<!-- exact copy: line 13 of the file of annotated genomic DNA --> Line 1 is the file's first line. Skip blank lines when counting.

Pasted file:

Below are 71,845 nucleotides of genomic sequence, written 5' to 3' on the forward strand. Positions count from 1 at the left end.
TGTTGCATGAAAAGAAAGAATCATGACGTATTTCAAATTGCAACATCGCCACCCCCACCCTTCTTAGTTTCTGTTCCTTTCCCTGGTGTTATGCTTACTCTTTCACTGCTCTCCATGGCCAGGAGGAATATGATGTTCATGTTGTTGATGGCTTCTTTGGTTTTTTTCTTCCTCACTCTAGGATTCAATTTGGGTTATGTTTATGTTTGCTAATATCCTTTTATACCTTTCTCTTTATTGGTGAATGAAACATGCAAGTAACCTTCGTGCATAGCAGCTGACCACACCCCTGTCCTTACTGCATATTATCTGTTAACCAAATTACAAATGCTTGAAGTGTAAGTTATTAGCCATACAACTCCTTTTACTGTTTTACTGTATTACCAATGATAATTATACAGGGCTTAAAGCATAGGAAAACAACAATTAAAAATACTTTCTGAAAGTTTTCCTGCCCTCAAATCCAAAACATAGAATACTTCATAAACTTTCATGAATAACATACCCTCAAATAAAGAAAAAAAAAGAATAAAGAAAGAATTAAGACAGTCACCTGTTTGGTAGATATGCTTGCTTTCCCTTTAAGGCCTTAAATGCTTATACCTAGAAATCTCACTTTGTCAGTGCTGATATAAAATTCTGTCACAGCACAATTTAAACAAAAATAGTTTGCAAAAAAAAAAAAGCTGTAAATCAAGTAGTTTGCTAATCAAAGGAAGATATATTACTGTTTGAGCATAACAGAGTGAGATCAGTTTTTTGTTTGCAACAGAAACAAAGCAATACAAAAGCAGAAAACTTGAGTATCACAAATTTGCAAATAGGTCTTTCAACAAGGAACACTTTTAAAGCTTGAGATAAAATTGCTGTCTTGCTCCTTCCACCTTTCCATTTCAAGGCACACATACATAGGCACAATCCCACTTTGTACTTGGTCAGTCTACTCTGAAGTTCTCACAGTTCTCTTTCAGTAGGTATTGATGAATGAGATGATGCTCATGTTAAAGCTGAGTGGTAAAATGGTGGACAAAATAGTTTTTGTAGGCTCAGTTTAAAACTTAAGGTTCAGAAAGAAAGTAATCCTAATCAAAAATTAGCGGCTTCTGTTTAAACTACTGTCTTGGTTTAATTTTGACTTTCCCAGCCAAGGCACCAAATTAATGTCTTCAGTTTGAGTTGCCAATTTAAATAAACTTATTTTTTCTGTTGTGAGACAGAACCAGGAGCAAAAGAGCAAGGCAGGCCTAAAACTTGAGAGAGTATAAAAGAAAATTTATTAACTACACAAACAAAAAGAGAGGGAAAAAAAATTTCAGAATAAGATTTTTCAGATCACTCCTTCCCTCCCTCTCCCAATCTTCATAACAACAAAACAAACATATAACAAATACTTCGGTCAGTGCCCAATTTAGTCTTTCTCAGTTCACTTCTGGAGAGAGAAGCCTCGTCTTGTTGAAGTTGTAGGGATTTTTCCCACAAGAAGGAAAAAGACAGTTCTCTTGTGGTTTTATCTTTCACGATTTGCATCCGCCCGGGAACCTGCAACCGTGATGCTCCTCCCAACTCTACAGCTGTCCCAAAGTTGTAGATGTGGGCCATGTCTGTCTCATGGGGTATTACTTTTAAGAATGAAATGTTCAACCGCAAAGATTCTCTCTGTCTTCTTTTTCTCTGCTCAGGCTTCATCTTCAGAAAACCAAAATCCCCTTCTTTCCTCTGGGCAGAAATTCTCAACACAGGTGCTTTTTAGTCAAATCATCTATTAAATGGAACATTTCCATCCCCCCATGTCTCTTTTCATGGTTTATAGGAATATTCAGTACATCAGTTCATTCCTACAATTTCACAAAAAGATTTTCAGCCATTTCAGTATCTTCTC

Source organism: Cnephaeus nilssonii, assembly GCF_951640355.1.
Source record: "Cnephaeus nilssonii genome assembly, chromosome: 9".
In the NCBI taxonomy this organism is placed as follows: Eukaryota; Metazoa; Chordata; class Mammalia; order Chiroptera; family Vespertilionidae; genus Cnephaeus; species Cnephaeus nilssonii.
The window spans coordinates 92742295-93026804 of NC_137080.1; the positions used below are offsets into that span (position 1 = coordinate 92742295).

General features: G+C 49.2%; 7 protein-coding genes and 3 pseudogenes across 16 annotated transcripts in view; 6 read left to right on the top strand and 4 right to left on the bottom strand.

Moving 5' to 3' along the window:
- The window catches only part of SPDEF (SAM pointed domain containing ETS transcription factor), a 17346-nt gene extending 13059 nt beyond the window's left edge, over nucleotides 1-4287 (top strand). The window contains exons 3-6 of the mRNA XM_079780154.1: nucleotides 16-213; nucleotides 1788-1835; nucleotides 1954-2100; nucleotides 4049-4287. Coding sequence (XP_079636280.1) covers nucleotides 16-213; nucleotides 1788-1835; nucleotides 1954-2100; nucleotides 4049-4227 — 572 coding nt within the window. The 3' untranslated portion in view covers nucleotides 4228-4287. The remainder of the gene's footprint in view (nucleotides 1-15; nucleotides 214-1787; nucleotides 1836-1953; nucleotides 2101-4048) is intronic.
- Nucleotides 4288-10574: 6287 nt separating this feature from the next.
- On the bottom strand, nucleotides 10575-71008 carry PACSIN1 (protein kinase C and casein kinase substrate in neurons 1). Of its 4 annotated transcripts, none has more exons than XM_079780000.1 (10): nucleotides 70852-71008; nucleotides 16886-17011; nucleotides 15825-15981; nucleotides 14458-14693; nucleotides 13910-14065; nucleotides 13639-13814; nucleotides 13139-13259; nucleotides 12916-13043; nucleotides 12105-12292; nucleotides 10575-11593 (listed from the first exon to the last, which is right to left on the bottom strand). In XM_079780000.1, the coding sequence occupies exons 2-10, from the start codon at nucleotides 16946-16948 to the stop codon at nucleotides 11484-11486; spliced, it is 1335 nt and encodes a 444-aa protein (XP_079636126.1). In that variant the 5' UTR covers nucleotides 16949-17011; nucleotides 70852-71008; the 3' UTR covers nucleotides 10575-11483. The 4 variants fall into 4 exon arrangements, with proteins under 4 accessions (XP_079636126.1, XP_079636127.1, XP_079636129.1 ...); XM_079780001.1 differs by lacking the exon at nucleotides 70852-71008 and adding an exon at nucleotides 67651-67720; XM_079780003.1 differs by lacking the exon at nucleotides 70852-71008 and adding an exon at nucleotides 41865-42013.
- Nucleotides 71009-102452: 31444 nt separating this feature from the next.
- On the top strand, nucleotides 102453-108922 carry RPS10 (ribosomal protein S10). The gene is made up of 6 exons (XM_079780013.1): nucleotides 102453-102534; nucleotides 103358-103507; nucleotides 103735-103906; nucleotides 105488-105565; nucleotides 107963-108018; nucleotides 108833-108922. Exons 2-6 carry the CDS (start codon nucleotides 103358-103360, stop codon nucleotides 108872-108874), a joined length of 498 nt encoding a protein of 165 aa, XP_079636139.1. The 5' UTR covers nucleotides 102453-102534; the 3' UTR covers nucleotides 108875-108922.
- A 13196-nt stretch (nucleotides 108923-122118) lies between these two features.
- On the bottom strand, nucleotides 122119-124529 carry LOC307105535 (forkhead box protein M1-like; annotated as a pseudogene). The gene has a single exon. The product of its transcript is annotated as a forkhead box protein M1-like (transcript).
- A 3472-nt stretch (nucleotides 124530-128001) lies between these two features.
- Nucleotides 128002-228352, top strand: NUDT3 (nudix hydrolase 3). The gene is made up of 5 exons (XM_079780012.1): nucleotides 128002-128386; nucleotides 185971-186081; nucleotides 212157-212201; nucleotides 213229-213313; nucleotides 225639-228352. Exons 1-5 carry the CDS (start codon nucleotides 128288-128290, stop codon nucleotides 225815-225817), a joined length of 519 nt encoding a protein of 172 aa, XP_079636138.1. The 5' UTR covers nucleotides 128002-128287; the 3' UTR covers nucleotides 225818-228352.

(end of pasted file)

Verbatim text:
- On the top strand, nucleotides 102453-108922 carry RPS10 (ribosomal protein S10). The gene is made up of 6 exons (XM_079780013.1): nucleotides 102453-102534; nucleotides 103358-103507; nucleotides 103735-103906; nucleotides 105488-105565; nucleotides 107963-108018; nucleotides 108833-108922. Exons 2-6 carry the CDS (start codon nucleotides 103358-103360, stop codon nucleotides 108872-108874), a joined length of 498 nt encoding a protein of 165 aa, XP_079636139.1. The 5' UTR covers nucleotides 102453-102534; the 3' UTR covers nucleotides 108875-108922.